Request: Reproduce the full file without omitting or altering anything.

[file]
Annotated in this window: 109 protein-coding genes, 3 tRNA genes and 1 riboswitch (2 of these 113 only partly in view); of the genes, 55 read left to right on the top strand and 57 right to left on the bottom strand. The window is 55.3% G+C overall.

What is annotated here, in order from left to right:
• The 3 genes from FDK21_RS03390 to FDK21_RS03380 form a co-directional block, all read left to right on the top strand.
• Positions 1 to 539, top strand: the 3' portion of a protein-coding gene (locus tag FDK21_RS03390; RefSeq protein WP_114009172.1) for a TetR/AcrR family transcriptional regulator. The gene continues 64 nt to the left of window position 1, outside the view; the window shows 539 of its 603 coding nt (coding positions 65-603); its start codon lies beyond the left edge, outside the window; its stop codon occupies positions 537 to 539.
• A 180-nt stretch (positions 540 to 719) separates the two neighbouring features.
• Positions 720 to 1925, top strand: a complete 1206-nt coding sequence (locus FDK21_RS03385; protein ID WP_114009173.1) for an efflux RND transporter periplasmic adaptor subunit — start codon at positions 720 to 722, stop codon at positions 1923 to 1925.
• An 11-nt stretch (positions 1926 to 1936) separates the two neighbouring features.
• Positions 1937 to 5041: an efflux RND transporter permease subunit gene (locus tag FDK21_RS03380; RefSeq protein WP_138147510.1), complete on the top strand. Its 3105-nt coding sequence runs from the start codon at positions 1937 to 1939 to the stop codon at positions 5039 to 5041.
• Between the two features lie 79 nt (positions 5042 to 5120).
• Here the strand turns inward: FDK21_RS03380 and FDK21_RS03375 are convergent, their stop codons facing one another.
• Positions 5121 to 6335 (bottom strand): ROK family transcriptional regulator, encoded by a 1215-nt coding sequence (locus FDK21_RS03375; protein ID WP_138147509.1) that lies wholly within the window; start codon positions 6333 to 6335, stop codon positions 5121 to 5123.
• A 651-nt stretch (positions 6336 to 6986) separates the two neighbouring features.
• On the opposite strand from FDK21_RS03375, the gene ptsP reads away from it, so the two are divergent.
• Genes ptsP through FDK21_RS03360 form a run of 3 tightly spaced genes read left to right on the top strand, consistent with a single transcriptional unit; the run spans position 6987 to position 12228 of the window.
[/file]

Annotated in this window: 109 protein-coding genes, 3 tRNA genes and 1 riboswitch (2 of these 113 only partly in view); of the genes, 55 read left to right on the top strand and 57 right to left on the bottom strand. The window is 55.3% G+C overall.

What is annotated here, in order from left to right:
• The 3 genes from FDK21_RS03390 to FDK21_RS03380 form a co-directional block, all read left to right on the top strand.
• Positions 1 to 539, top strand: the 3' portion of a protein-coding gene (locus tag FDK21_RS03390; RefSeq protein WP_114009172.1) for a TetR/AcrR family transcriptional regulator. The gene continues 64 nt to the left of window position 1, outside the view; the window shows 539 of its 603 coding nt (coding positions 65-603); its start codon lies beyond the left edge, outside the window; its stop codon occupies positions 537 to 539.
• A 180-nt stretch (positions 540 to 719) separates the two neighbouring features.
• Positions 720 to 1925, top strand: a complete 1206-nt coding sequence (locus FDK21_RS03385; protein ID WP_114009173.1) for an efflux RND transporter periplasmic adaptor subunit — start codon at positions 720 to 722, stop codon at positions 1923 to 1925.
• An 11-nt stretch (positions 1926 to 1936) separates the two neighbouring features.
• Positions 1937 to 5041: an efflux RND transporter permease subunit gene (locus tag FDK21_RS03380; RefSeq protein WP_138147510.1), complete on the top strand. Its 3105-nt coding sequence runs from the start codon at positions 1937 to 1939 to the stop codon at positions 5039 to 5041.
• Between the two features lie 79 nt (positions 5042 to 5120).
• Here the strand turns inward: FDK21_RS03380 and FDK21_RS03375 are convergent, their stop codons facing one another.
• Positions 5121 to 6335 (bottom strand): ROK family transcriptional regulator, encoded by a 1215-nt coding sequence (locus FDK21_RS03375; protein ID WP_138147509.1) that lies wholly within the window; start codon positions 6333 to 6335, stop codon positions 5121 to 5123.
• A 651-nt stretch (positions 6336 to 6986) separates the two neighbouring features.
• On the opposite strand from FDK21_RS03375, the gene ptsP reads away from it, so the two are divergent.
• Genes ptsP through FDK21_RS03360 form a run of 3 tightly spaced genes read left to right on the top strand, consistent with a single transcriptional unit; the run spans position 6987 to position 12228 of the window.